There were local players from Morgan State, Towson, Salisbury, the University of Maryland and former University of Virginia quarterback Jameel Sewell.

Four NFL teams attended the workout, which is available for all 32 franchises to observe through video, including the Ravens, Washington Redskins, Philadelphia Eagles and the Carolina Panthers.

"It's a great opportunity," said Lattimore, who has previous stints with the Dallas Cowboys, Jacksonville Jaguars and the San Francisco 49ers and has most recently been playing minor league and semipro football. "I'm prepared, I'm focused. I've been working with my brother. I'm ready to get it done."

There were some impressive performers, including Crable and Hampton cornerback Romeo Pellum. There were a few others who struggled just to make it through the drills unscathed.

A defensive player fell to the ground after running the 40-yard dash, grabbing his hamstring. Once he got back to his feet with trainers' assistance, he threw up.

"We get the basics: size, speed, quickness, lower body strength," Austin said. "We take their pictures, so we can see their body type and workout ethic. "We run them through position-specific drills. We want to see, ‘Does he have a backpedal?'

"This is essentially a qualifying combine for who will move onto Ford Field at the Super Regional. The scrutiny is very intense there. We're hoping that 100 of these guys go to Ford Field and 15 or 18 sign NFL contracts and five or six guys stick with a club."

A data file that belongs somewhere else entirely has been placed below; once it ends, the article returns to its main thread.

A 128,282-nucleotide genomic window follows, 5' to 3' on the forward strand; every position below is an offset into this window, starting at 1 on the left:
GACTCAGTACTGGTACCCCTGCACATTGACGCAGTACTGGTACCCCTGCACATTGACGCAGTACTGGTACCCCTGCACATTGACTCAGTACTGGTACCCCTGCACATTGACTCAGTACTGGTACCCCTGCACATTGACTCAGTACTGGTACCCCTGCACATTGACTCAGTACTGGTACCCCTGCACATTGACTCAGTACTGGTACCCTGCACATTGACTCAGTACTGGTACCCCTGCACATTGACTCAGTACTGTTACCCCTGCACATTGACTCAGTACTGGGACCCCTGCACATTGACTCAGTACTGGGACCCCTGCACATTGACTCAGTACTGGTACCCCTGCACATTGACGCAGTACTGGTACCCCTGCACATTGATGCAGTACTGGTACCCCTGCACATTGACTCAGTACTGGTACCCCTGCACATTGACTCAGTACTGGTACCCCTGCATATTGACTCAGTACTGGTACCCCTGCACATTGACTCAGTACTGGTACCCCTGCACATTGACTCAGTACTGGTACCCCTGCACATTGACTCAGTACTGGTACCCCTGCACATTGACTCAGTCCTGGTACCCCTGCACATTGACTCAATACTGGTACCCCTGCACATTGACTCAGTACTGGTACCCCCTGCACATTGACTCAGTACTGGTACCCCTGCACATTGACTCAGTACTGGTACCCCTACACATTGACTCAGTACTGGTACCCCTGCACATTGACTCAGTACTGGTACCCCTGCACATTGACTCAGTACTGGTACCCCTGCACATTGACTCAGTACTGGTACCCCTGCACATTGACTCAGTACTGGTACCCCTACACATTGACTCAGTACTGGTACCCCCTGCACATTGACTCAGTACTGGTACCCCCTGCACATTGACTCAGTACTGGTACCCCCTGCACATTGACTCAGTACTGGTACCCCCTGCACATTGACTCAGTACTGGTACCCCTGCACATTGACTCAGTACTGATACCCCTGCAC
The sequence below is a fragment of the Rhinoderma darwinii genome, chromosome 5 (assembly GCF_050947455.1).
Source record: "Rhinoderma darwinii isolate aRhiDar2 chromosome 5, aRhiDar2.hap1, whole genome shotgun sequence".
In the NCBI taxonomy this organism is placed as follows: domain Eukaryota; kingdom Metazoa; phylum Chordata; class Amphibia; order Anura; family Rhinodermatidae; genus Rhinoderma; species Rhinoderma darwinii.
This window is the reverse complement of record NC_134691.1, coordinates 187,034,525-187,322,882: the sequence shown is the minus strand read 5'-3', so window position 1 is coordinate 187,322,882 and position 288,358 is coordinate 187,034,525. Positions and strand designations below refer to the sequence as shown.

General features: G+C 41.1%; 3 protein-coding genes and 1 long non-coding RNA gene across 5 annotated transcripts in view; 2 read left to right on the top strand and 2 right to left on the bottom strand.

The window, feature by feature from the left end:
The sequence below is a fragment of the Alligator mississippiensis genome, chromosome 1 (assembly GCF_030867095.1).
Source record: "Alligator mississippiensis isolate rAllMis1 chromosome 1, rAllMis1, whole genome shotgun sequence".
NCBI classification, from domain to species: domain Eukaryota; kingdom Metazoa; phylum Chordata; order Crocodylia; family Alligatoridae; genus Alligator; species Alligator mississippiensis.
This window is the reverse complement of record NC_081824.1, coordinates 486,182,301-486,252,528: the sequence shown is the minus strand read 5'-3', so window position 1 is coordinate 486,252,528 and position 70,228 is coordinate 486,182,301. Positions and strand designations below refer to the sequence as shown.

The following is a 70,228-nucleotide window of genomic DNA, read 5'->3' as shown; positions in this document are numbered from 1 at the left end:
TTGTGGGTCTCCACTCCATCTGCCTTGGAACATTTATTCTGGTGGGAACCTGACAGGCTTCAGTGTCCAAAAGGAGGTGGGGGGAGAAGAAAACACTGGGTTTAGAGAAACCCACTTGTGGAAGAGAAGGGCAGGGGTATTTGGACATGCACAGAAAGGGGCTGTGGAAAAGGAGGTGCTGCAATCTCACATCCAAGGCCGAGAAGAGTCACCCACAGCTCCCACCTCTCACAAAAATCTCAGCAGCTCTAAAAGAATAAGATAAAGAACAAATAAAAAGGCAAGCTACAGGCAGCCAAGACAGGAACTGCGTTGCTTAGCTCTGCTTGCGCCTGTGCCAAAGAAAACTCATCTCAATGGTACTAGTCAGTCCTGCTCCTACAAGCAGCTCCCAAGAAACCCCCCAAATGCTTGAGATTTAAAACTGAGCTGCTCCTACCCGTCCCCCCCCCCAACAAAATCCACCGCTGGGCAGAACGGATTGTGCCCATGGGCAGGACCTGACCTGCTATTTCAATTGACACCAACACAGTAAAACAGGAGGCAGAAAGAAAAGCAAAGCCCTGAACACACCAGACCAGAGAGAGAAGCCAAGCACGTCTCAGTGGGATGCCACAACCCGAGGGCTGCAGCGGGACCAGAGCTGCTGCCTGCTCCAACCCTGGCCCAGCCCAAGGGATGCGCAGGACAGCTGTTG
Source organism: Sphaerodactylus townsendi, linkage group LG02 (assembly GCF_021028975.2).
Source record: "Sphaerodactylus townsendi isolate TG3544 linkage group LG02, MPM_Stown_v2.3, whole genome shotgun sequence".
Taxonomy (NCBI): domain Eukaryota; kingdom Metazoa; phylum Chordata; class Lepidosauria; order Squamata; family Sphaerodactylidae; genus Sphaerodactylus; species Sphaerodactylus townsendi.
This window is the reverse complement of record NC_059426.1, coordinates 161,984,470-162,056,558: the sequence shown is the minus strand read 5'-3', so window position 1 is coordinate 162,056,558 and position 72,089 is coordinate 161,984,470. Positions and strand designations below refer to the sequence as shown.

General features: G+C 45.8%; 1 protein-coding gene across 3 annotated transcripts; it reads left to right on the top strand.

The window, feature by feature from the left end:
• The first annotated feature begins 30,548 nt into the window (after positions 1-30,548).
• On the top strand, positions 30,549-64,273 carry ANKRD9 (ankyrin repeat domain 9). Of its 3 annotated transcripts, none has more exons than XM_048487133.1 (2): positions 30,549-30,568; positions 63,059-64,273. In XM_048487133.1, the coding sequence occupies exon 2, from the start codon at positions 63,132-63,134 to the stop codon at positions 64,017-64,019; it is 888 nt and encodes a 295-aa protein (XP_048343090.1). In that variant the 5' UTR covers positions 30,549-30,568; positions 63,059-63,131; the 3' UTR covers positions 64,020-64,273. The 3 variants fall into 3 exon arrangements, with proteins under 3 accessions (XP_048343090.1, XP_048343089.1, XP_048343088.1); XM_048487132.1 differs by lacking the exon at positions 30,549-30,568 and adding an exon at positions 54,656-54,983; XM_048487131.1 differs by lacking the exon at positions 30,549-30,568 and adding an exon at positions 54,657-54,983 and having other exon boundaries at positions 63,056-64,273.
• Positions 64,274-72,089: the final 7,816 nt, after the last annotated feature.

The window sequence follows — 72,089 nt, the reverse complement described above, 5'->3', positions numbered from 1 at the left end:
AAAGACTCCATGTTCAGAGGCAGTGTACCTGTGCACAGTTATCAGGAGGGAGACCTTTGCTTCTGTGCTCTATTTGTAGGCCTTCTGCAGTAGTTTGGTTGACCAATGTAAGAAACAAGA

A year ago, the NFL regional combines worked out about 2,250 players with 21 signed by NFL teams. One of those players, Houston Texans linebacker and special-teams contributor Bryan Braman, made it to the playoffs where he competed against the Ravens in an AFC divisional round game. The NFL has upcoming regional workouts on Feb. 18 at the Tampa Bay Buccaneers' facility, Feb. 25 at the New York Jets' complex, March 3 at the Chicago Bears' Halas Hall, March 10 at the Atlanta Falcons and March 17 at the Cleveland Browns' offices.

The combines seek out players through college football teams and they also require a $190 registration fee.

"That's a litmus test," Austin said. "If you're a guy on the street, you're not going to drop $190 on a goof."

Former Maryland cornerback Colin Nelson has a job with the Tampa Bay Storm in the Arena Football League, but still has NFL ambitions. A former All-Centennial Conference selection at McDaniel College who transferred to Maryland and played in every game as a senior as a reserve defensive back and special-teams contributor, Nelson isn't giving up.

"It's rigorous, it takes a lot of discipline," Nelson said. "A lot of my friends, we had the same aspirations, but a lot of guys fell short, had other responsibilities, priorities changed. It's tough on your psyche. You feel like you can do it, but it's humbling.

"The biggest thing is to stay focused. If that's your goal, you need to persevere. The reward is given to those that endure, not the swift. It's about what you prove on the field. I still have to show them that I'm worthy.